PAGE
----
An encyclopedia as well as an atlas, this monumental work describes the taxonomy, geographic distribution, and ecology of 339 plants, most of them common and characteristic trees, shrubs, or succulants. Also included is valuable information on natural history and ethnobotanical, commercial, and horticultural uses of these plants. The entry for each species includes a range map, an elevational profile, and a narrative account. The authors also include an extensive bibliography, referring the reader to the latest research and numerous references of historical importance, with a glossary to aid the general reader.
Sonoran Desert Plants is a monumental work, unlikely to be superseded in the next generation. As the region continues to attract more people, there will be an increasingly urgent need for basic knowledge of plant species as a guide for creative and sustainable habitation of the area. This book will stand as a landmark resource for many years to come.
For most people, "Grand Canyon" signifies that place of scenic wonder identified with Grand Canyon National Park. Beyond the boundaries of the park, however, extends the greater Grand Canyon, a region that includes five Indian reservations, numerous human settlements, and lands managed by three federal agencies and by the states of Arizona and Utah. Many people have sought to etch their values, economic practices, and physical presence on this vast expanse. Ultimately, all have had to come to terms with the limits imposed by the physical environment and the constraints posed by others seeking to carve out a place for themselves.
A Place Called Grand Canyon is an unprecedented survey of how the lands and resources of the greater Grand Canyon have come to be divided in many different ways and for many different reasons. It chronicles the ebb and flow of power --changes in who controls the land and gives it meaning. The book begins with an exploration of the geographies of the native peoples, then examines how the westward expansion of the United States affected their lives and lands. It traces the century of contest and negotiation over the land and its resources that began in the 1880s and concludes with an assessment of contemporary efforts to redefine the region. Along the way, it explores how the spaces of the greater Grand Canyon area came to be defined and used, and how those spaces in turn influenced later contests among the ranchers, loggers, miners, recreationists, preservationists, Native Americans, and others claiming a piece--or all--of the area for their own ends. The story exposes how dynamic the geographical boundaries of the region really are, regardless of the indelibility of the ink with which they were drawn.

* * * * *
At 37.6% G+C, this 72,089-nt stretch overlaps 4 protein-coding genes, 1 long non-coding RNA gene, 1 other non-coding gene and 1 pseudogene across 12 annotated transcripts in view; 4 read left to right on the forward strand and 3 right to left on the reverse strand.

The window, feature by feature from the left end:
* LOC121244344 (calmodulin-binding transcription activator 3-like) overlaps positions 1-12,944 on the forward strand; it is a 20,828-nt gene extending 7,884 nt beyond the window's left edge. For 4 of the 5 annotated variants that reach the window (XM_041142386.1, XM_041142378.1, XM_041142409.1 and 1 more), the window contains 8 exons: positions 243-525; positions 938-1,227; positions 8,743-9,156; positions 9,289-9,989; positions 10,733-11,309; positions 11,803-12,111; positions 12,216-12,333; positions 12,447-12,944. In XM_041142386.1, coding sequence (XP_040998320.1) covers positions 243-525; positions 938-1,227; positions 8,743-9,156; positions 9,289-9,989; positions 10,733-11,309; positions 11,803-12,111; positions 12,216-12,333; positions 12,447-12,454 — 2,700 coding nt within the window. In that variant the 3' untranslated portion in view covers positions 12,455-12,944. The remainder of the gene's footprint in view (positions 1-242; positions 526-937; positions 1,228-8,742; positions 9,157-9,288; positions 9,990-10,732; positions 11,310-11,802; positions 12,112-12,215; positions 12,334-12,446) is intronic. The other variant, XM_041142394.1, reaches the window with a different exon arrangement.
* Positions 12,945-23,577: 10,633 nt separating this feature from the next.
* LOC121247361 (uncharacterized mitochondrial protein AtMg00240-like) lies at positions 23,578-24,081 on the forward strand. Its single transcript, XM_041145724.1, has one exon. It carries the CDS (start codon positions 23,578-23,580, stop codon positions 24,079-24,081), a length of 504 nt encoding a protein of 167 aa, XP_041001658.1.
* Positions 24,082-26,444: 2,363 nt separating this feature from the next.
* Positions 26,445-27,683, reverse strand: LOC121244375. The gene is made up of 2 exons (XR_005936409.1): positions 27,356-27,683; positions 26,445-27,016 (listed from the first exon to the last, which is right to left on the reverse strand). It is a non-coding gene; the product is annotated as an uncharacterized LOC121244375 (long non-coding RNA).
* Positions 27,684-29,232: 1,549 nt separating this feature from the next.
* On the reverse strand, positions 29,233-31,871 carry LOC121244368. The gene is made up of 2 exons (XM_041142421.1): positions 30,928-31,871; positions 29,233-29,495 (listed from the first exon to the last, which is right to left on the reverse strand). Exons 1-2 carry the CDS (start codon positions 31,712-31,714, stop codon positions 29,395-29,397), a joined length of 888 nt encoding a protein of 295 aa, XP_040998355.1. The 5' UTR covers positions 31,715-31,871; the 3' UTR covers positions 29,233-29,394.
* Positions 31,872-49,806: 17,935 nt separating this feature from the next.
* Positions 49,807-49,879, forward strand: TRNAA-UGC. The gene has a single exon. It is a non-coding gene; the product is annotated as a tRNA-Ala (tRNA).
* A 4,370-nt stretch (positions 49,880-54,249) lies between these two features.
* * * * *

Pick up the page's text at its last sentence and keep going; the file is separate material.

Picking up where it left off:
With visitation to Grand Canyon National Park approaching five million people per year, pressures on resources are intensifying. When the greater Grand Canyon area is considered, environmental management is further complicated by the often-conflicting demands of business, recreation, ecological preservation, and human settlement. Morehouse invites us to look beyond boundaries drawn on maps to discover what Grand Canyon means to different people, and to think more deeply about what living in harmony with the land really entails. Her insights will be of interest to geographers and other social scientists--including anthropologists and environmental historians--and to all who seek a counterpoint to conventional natural histories of the region.